Iran was the 'it' country of U.S. foreign policy circles this year. Why? Because after nearly 34 years of silence, the U.S. and Iran have finally started talking to each other again. All too often, such global dialogues begin and end with political leaders. This has been the case with U.S./Iran as well. But it doesn't have to be this way. Diplomacy and the finding of common ground can take place at the grassroots as well. This is exactly what happened through the creative writing project 'Letters from Iran.'
The project started as one of those late night 'wouldn't it be great' chat sessions. A group of four of us came together -- all of us born in Iran, now living in the U.S. and sharing the belief that, given the chance, people will gravitate towards understanding and peace. So two days before Christmas 2013 we launched 'Letters from Iran,' a Facebook request to friends and family in Iran to write 50-500 word holiday letters to a 'long-time American friend by the name of John or Jane.' Our goal was to get 50 responses. Within the first 24 hours of launch, the call for letters had gone viral in Iran with over 50 letters posted. By Christmas day the number was up to 150 and requests for extension of the deadline were pouring in. By the time the second and final deadline for submission had passed, hundreds of letters were submitted by Iranians, with a large majority of the letters being over the 500-word limit and having a personalized photograph attached.
We are amazed by the letters we have received. They are deeply personal and open. They reveal hopes, dreams, pains and a sense of dismay over the loss of a cherished 'friendship' -- the connection between Iran and the U.S., between Iranians and Americans. Some letters display anger over the impact of the sanctions while others articulate sorrow over the state of the world. But despite mention of these sociopolitical realities, the letters relay what some in the U.S. may find surprising -- an overwhelming warmth and kinship towards the American people. "I wish you everlasting hope and clear skies... and that we meet under those skies" ends one letter. Another wishes for the opportunity to "meet in person and start a new friendship."
And even more surprising still may be the cultural similarities of Iranians to Americans, especially when it comes to Iran's large youth population. Reading through the letters it's clear that Iran has its fair share of hipsters along with all the associated pop culture snobbishness. One author asks, "What happened to turn the US from place that created greats like Taxi Driver, Dog Day Afternoon, and Apocalypse Now to a place that puts out movies like the new Star Wars trilogy?" Another, in a closing New Year wish writes, "Now that our impossible imaginations on John Lennon's fan page have made us friends, let's make an impossible wish for peace on earth."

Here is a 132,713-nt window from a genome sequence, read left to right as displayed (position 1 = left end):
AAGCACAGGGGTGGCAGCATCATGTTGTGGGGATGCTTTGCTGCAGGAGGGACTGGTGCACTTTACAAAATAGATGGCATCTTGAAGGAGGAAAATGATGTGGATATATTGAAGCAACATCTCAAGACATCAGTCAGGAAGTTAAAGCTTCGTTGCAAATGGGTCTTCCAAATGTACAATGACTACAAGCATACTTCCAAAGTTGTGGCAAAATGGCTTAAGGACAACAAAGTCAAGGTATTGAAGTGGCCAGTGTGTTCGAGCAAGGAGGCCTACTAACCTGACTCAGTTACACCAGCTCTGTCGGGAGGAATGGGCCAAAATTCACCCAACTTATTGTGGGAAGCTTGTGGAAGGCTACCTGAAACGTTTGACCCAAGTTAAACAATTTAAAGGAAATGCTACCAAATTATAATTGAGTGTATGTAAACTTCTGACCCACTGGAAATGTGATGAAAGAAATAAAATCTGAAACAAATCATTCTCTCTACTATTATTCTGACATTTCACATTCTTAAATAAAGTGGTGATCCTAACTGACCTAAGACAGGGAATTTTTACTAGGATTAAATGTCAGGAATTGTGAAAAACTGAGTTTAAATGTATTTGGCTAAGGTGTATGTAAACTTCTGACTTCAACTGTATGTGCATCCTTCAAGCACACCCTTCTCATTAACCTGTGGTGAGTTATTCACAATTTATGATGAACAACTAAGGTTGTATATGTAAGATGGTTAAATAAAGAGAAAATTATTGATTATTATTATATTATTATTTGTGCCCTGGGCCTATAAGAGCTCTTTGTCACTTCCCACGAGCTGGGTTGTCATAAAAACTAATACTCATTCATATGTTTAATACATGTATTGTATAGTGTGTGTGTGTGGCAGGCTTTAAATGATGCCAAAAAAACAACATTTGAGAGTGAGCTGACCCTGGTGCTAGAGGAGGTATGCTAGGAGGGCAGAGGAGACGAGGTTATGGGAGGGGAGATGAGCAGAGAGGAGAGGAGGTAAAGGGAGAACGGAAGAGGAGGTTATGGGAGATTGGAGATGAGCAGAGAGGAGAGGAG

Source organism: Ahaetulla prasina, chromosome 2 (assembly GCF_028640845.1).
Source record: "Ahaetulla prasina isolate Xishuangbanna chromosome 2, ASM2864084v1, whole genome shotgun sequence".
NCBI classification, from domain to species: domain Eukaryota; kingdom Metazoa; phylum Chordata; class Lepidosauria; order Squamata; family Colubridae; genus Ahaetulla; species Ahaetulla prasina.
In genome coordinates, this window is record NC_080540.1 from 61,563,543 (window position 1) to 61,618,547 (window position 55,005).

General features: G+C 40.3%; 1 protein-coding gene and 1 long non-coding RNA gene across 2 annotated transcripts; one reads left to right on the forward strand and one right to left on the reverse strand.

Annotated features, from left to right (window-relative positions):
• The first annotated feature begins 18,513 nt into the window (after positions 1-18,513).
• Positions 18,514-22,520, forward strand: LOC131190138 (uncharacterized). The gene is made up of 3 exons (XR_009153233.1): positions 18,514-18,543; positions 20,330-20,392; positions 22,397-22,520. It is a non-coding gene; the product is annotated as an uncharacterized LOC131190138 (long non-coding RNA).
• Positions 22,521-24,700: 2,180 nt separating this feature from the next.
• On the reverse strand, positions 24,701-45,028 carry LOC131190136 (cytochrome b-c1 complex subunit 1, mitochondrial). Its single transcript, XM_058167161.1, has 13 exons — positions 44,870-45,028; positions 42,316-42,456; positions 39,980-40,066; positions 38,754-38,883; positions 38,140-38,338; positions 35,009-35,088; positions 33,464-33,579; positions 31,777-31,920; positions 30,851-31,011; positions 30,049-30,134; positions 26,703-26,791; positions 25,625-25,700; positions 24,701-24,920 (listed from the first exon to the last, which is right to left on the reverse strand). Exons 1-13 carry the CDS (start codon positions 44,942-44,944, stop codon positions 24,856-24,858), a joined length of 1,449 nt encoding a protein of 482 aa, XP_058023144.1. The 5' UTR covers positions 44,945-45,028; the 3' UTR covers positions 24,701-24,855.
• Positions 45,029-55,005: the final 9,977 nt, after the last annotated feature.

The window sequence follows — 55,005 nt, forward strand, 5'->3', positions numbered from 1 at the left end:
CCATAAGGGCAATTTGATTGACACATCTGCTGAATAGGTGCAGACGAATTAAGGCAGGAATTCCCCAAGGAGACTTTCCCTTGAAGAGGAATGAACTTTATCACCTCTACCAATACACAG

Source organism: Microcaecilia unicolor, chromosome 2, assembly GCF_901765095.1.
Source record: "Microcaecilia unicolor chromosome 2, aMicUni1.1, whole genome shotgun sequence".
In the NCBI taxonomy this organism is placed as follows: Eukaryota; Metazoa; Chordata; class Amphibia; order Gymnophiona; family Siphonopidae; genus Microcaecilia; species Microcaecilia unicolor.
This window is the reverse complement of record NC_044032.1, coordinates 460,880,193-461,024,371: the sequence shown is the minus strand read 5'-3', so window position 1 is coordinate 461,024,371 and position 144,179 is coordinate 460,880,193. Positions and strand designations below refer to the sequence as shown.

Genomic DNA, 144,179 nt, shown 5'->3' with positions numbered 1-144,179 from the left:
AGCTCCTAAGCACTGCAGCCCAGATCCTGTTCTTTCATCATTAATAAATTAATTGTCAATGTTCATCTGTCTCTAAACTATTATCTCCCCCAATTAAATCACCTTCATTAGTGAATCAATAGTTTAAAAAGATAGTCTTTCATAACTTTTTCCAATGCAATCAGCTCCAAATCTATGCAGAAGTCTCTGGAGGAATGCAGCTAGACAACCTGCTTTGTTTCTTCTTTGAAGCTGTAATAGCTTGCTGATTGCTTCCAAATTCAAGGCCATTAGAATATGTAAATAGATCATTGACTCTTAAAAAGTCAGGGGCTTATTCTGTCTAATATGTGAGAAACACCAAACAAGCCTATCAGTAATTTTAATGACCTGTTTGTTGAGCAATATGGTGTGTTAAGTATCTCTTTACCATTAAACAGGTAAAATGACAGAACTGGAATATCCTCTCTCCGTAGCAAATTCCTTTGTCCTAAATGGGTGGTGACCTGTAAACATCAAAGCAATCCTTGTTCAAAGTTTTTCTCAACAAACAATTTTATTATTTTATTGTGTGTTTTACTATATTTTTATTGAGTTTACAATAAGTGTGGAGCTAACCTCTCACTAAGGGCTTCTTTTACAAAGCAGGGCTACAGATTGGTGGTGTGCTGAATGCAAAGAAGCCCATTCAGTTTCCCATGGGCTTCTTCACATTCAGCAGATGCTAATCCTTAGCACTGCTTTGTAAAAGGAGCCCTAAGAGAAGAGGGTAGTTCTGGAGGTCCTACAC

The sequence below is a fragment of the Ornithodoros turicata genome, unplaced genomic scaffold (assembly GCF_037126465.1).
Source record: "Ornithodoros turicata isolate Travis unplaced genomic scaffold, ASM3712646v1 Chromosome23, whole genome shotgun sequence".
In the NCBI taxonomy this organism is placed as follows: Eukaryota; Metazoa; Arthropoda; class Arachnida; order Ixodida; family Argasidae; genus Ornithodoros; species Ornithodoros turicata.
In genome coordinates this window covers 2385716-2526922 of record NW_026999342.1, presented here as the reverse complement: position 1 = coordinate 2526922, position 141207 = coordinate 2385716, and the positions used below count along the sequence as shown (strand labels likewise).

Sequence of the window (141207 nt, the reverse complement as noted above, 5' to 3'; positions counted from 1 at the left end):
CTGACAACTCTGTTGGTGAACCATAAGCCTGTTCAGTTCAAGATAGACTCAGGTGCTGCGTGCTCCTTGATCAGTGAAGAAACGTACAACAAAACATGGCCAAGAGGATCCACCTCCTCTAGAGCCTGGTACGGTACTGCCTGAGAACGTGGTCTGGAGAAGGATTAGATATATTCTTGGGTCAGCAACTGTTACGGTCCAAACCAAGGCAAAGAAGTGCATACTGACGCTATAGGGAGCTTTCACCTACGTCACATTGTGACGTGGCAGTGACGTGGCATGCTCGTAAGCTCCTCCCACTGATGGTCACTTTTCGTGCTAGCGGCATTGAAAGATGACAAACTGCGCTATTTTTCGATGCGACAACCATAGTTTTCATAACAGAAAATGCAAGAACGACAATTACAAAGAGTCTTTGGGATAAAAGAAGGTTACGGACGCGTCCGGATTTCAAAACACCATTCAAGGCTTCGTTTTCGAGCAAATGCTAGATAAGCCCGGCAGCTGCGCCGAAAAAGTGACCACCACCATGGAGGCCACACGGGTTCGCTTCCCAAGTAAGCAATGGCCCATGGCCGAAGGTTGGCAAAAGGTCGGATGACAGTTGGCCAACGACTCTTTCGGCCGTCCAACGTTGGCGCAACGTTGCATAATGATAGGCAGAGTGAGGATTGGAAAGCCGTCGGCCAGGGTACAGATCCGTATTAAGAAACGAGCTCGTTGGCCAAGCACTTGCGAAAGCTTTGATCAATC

Reading through the letters, the other big realization is that there is no one 'real' Iran. The country is a diverse tapestry of people with diverse beliefs, temperaments and at times contradictory views. In the word of one author: "For Iranians, there are two Americas. The America that is the land of dreams and the America that is not to be trusted -- funny isn't it?"
This dichotomy comes through clearly. There is certainly some anger towards American foreign policy: "There was no war, no tanks. Fortunately [your soldiers] didn't have to come all the way here to kill us. We got sanctions; neat and easy." One writer writes about how politics have gotten in the way of love: "How can I marry someone whose uncle so easily voted to increase sanctions against my country?" And politics within Iran also lingers throughout the letters: "Our own boundaries, plus the ones that your politicians have drawn around us have made it difficult for us to breathe." "Friendship, peace and tranquility are three things our countries deny each other. I will wish these things for me, for you, for us."
But almost without exception, side by side with any anger there's an outpouring of love and deep affection -- a nod to the promise of peace -- with one writer even proposing to 'Jane.' And of course, there is the hope for a better overall human existence. An Iranian soldier writes, "... lets wish together that all television sets get turned off, all military bases get closed and all windows get opened. Lets wish for water, for no more hunger, and for kindness."
If one had to point to a common thread that runs through all the letters it would be a genuine curiosity and longing for more interaction with Americans. The words of everyday Iranians make the conversations some U.S. politicians are having about Iran, conversations based on assumptions of unbridgeable differences and chasms of hatred, seem like a bad action movie. A movie that pits people against one another for the sake of plot lines and the ultimate goal of leaving millions of lives hanging in the balance of violent options.
It has become easy, almost fashionable for a vocal minority to demonize Iranians. It's harder to recognize the hope and opportunity that exists. Or is it? After reading 'Letters from Iran,' one would be hard-pressed not to feel hopeful and even compelled to take a personal step towards diplomacy and common ground.